Darius Milhaud was born to a Jewish family from Aix-en-Provence on September 4, 1892. Originally a violinist, Milhaud later focused his musical education on composition. His musical education took place first in Aix-en-Provence, then at the Paris Conservatory. Milhaud’s early career and reputation especially developed during his time in Paris (ca. 1910-1939). His encounters with other composers, like classmates Germaine Tailleferre and Arthur Honegger, in Montparnasse led to his partial renown as a member of “Les Six:” a set of composers noted for their unique modernist approach to music composition.

Milhaud moved to Oakland in 1940 in order to escape persecution and possible death as a Jewish man in Nazi-occupied France. He taught full time as a professor of music composition at Mills College from 1940 until 1947, a few years after the war’s end. In that year, he returned to France and began teaching at the Paris Conservatory. After 1947, he alternated between teaching at the Conservatory and at Mills; he retired from his post at Mills in 1971. Milhaud struggled with rheumatoid arthritis and mobility issues for much of his adult life (including his initial years at Mills). After many years of ill health, and many years of intense travel and creative work, he died on June 22, 1974 in Geneva, Switzerland.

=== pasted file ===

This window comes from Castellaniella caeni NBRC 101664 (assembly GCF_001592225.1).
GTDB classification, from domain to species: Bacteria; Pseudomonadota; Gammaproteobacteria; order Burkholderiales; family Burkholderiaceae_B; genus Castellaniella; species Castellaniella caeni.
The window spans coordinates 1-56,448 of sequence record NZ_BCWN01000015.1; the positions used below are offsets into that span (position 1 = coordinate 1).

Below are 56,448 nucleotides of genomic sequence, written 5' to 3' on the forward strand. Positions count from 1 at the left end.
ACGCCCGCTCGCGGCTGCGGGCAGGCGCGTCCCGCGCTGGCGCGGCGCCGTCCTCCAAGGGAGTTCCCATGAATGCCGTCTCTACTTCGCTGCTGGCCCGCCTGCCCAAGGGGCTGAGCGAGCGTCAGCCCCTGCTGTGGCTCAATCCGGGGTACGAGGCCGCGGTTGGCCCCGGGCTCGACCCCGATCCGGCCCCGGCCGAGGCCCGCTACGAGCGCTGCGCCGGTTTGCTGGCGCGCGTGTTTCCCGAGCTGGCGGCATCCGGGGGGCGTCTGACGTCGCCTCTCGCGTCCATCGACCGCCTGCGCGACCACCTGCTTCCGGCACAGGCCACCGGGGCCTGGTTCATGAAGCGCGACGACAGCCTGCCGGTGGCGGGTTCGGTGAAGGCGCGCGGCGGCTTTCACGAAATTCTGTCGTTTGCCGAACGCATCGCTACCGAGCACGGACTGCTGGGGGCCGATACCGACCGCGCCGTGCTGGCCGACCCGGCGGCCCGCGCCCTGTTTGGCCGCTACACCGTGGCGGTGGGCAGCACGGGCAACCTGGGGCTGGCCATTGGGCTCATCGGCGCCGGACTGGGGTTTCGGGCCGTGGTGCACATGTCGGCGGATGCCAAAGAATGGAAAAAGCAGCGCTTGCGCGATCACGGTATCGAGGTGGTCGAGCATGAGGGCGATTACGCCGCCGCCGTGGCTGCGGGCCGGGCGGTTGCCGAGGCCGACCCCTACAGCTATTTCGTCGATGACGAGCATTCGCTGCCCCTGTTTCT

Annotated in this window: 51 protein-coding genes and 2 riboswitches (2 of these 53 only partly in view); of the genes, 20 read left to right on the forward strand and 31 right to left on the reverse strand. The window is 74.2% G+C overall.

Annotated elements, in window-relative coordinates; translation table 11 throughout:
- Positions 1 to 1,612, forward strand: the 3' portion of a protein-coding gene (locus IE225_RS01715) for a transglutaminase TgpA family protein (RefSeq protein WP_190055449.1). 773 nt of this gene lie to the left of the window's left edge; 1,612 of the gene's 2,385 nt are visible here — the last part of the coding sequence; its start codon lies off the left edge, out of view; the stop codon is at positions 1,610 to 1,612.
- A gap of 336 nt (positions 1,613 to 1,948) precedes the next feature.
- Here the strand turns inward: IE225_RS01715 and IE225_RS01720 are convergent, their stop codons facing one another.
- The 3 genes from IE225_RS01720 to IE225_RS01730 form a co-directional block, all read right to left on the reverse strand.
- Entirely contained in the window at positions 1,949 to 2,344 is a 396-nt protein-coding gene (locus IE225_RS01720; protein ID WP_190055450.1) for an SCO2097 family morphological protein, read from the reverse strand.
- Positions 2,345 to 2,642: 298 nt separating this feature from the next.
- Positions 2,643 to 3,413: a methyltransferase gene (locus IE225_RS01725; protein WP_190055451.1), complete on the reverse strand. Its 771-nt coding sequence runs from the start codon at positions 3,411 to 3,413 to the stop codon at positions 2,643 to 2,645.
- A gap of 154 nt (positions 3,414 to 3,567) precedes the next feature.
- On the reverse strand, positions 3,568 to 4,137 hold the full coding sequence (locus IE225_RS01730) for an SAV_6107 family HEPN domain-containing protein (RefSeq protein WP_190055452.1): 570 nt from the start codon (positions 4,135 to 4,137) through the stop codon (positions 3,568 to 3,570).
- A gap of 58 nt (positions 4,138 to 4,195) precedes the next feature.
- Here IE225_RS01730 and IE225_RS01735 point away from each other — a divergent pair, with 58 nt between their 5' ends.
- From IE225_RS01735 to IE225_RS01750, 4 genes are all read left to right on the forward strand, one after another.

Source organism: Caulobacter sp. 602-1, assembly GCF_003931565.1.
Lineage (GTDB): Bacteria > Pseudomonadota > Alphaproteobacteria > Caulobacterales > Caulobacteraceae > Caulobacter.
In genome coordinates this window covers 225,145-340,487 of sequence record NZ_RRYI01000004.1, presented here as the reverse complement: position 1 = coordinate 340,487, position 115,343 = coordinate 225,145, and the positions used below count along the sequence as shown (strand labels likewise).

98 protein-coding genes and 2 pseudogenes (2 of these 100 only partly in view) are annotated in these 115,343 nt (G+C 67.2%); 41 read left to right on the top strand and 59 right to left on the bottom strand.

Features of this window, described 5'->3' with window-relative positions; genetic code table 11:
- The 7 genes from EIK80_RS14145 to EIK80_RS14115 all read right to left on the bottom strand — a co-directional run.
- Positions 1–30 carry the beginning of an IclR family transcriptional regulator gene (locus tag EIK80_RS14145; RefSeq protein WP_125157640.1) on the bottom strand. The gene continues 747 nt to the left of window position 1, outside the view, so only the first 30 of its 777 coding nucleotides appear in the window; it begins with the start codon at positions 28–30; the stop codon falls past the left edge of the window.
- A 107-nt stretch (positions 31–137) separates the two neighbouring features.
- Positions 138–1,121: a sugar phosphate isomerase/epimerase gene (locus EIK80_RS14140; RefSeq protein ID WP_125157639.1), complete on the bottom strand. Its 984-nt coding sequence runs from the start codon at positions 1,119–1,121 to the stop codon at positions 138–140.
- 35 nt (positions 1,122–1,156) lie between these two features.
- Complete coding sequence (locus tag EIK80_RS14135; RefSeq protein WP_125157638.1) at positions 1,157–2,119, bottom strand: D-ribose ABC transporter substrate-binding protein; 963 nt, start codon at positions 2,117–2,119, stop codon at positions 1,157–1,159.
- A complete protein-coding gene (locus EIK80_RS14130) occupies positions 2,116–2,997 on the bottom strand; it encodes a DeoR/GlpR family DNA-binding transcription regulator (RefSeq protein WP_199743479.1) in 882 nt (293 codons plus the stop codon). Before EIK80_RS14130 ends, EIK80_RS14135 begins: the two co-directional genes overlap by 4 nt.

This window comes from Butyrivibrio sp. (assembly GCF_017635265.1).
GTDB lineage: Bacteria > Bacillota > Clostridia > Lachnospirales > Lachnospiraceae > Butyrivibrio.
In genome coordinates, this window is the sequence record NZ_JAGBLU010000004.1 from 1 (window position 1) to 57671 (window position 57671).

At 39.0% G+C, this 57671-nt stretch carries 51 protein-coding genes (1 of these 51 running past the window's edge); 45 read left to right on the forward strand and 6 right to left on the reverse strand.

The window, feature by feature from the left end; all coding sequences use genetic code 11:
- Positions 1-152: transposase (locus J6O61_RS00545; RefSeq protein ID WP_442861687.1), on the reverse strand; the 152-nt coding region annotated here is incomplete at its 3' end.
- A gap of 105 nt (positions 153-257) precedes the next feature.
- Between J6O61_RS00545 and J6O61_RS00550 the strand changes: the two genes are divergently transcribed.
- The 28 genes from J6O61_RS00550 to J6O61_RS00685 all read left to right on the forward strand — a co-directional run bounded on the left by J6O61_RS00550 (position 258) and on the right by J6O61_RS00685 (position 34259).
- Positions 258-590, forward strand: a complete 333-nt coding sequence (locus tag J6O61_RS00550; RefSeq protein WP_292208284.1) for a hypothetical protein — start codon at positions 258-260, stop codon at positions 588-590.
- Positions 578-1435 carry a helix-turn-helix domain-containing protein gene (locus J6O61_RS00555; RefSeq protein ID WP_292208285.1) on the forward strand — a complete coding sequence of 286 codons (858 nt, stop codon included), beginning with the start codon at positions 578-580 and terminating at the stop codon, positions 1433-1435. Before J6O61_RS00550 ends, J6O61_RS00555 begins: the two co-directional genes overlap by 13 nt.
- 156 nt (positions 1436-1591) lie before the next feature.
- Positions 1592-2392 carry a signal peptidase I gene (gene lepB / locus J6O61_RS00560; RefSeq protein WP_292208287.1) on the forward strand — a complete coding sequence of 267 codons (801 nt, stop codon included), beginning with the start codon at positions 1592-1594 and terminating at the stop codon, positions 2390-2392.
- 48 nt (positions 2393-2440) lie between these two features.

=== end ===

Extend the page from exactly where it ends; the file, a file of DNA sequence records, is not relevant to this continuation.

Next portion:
Darius Milhaud was an exceptionally prolific composer, with 443 works attached to his name. From 1910 to 1973, he wrote countless operas, ballets, and other compositional forms. As a member of “Les Six,” Milhaud developed a unique and sometimes idiosyncratic musical voice. Marion Bauer notes his “clean-cut diatonic melodies, the individuality of his style, his independence of spirit … polytonal harmonization, [and] rhythmic alertness” (141) alongside his embrace of disparate influences (Brazilian sambas, American jazz rhythms, etc.) Several of these works were also collaborations with other members of “Les Six,” like Arthur Honegger. For his operas and ballets, Milhaud also collaborated with his wife and with writer and artist Jean Cocteau. Other works were commissioned by orchestras, like the Chicago Philharmonic that would ultimately assist in his exit from France in 1940, or written for religious services, like 1947’s Service Sacré.